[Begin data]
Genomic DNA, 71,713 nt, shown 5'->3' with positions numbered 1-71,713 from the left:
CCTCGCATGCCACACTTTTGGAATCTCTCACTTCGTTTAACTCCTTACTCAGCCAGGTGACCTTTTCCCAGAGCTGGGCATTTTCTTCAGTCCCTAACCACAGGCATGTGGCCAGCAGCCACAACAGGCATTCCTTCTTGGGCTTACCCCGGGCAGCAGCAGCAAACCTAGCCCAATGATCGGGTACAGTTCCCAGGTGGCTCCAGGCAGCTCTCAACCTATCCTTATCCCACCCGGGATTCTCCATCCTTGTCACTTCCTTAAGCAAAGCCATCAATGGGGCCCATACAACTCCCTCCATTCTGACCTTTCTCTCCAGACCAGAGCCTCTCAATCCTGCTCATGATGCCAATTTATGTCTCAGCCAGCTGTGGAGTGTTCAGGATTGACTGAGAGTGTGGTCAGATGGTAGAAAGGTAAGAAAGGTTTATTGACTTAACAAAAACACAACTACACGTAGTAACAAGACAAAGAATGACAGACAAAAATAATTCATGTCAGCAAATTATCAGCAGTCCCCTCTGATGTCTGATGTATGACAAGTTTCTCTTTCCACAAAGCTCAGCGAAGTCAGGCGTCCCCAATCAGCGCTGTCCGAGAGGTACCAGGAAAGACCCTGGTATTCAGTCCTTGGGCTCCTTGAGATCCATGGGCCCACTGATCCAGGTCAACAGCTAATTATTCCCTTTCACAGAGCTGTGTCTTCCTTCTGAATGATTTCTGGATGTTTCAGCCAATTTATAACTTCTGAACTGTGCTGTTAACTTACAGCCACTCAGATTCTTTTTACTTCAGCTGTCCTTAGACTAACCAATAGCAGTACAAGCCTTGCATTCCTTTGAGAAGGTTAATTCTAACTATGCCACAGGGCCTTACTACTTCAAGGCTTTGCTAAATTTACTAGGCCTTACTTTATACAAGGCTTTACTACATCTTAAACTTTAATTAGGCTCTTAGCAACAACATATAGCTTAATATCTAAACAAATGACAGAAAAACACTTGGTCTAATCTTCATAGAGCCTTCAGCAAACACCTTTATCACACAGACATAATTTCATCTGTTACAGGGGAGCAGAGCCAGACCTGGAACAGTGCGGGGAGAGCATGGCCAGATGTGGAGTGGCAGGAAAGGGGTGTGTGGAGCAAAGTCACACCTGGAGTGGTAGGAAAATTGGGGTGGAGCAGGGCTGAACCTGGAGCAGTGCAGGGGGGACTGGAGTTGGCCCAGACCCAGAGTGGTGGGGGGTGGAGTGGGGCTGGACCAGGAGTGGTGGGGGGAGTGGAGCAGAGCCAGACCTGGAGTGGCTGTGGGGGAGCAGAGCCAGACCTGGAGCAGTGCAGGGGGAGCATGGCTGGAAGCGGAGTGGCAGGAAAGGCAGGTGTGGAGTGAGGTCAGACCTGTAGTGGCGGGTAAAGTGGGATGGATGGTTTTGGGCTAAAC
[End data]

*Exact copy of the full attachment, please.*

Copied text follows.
Genomic DNA, 71,713 nt, shown 5'->3' with positions numbered 1-71,713 from the left:
CCTCGCATGCCACACTTTTGGAATCTCTCACTTCGTTTAACTCCTTACTCAGCCAGGTGACCTTTTCCCAGAGCTGGGCATTTTCTTCAGTCCCTAACCACAGGCATGTGGCCAGCAGCCACAACAGGCATTCCTTCTTGGGCTTACCCCGGGCAGCAGCAGCAAACCTAGCCCAATGATCGGGTACAGTTCCCAGGTGGCTCCAGGCAGCTCTCAACCTATCCTTATCCCACCCGGGATTCTCCATCCTTGTCACTTCCTTAAGCAAAGCCATCAATGGGGCCCATACAACTCCCTCCATTCTGACCTTTCTCTCCAGACCAGAGCCTCTCAATCCTGCTCATGATGCCAATTTATGTCTCAGCCAGCTGTGGAGTGTTCAGGATTGACTGAGAGTGTGGTCAGATGGTAGAAAGGTAAGAAAGGTTTATTGACTTAACAAAAACACAACTACACGTAGTAACAAGACAAAGAATGACAGACAAAAATAATTCATGTCAGCAAATTATCAGCAGTCCCCTCTGATGTCTGATGTATGACAAGTTTCTCTTTCCACAAAGCTCAGCGAAGTCAGGCGTCCCCAATCAGCGCTGTCCGAGAGGTACCAGGAAAGACCCTGGTATTCAGTCCTTGGGCTCCTTGAGATCCATGGGCCCACTGATCCAGGTCAACAGCTAATTATTCCCTTTCACAGAGCTGTGTCTTCCTTCTGAATGATTTCTGGATGTTTCAGCCAATTTATAACTTCTGAACTGTGCTGTTAACTTACAGCCACTCAGATTCTTTTTACTTCAGCTGTCCTTAGACTAACCAATAGCAGTACAAGCCTTGCATTCCTTTGAGAAGGTTAATTCTAACTATGCCACAGGGCCTTACTACTTCAAGGCTTTGCTAAATTTACTAGGCCTTACTTTATACAAGGCTTTACTACATCTTAAACTTTAATTAGGCTCTTAGCAACAACATATAGCTTAATATCTAAACAAATGACAGAAAAACACTTGGTCTAATCTTCATAGAGCCTTCAGCAAACACCTTTATCACACAGACATAATTTCATCTGTTACAGGGGAGCAGAGCCAGACCTGGAACAGTGCGGGGAGAGCATGGCCAGATGTGGAGTGGCAGGAAAGGGGTGTGTGGAGCAAAGTCACACCTGGAGTGGTAGGAAAATTGGGGTGGAGCAGGGCTGAACCTGGAGCAGTGCAGGGGGGACTGGAGTTGGCCCAGACCCAGAGTGGTGGGGGGTGGAGTGGGGCTGGACCAGGAGTGGTGGGGGGAGTGGAGCAGAGCCAGACCTGGAGTGGCTGTGGGGGAGCAGAGCCAGACCTGGAGCAGTGCAGGGGGAGCATGGCTGGAAGCGGAGTGGCAGGAAAGGCAGGTGTGGAGTGAGGTCAGACCTGTAGTGGCGGGTAAAGTGGGATGGATGGTTTTGGGCTAAAC